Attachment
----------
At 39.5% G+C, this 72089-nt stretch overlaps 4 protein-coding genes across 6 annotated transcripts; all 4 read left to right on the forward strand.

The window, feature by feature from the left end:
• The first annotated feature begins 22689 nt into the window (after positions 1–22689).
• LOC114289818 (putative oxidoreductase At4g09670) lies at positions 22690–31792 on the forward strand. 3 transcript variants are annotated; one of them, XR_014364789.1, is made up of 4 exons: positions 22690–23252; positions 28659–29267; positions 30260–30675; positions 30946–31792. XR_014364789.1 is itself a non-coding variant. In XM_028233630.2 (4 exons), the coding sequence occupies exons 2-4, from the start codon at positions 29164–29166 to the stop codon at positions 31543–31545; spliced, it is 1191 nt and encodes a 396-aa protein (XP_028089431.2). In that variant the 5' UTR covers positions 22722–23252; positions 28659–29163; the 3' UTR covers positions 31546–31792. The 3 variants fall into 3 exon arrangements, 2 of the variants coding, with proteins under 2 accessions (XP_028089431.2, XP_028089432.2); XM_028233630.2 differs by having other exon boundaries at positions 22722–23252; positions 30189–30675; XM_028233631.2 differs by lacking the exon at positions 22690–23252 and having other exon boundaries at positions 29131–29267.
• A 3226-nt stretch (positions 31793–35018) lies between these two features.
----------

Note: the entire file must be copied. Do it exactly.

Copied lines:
At 39.5% G+C, this 72089-nt stretch overlaps 4 protein-coding genes across 6 annotated transcripts; all 4 read left to right on the forward strand.

The window, feature by feature from the left end:
• The first annotated feature begins 22689 nt into the window (after positions 1–22689).
• LOC114289818 (putative oxidoreductase At4g09670) lies at positions 22690–31792 on the forward strand. 3 transcript variants are annotated; one of them, XR_014364789.1, is made up of 4 exons: positions 22690–23252; positions 28659–29267; positions 30260–30675; positions 30946–31792. XR_014364789.1 is itself a non-coding variant. In XM_028233630.2 (4 exons), the coding sequence occupies exons 2-4, from the start codon at positions 29164–29166 to the stop codon at positions 31543–31545; spliced, it is 1191 nt and encodes a 396-aa protein (XP_028089431.2). In that variant the 5' UTR covers positions 22722–23252; positions 28659–29163; the 3' UTR covers positions 31546–31792. The 3 variants fall into 3 exon arrangements, 2 of the variants coding, with proteins under 2 accessions (XP_028089431.2, XP_028089432.2); XM_028233630.2 differs by having other exon boundaries at positions 22722–23252; positions 30189–30675; XM_028233631.2 differs by lacking the exon at positions 22690–23252 and having other exon boundaries at positions 29131–29267.
• A 3226-nt stretch (positions 31793–35018) lies between these two features.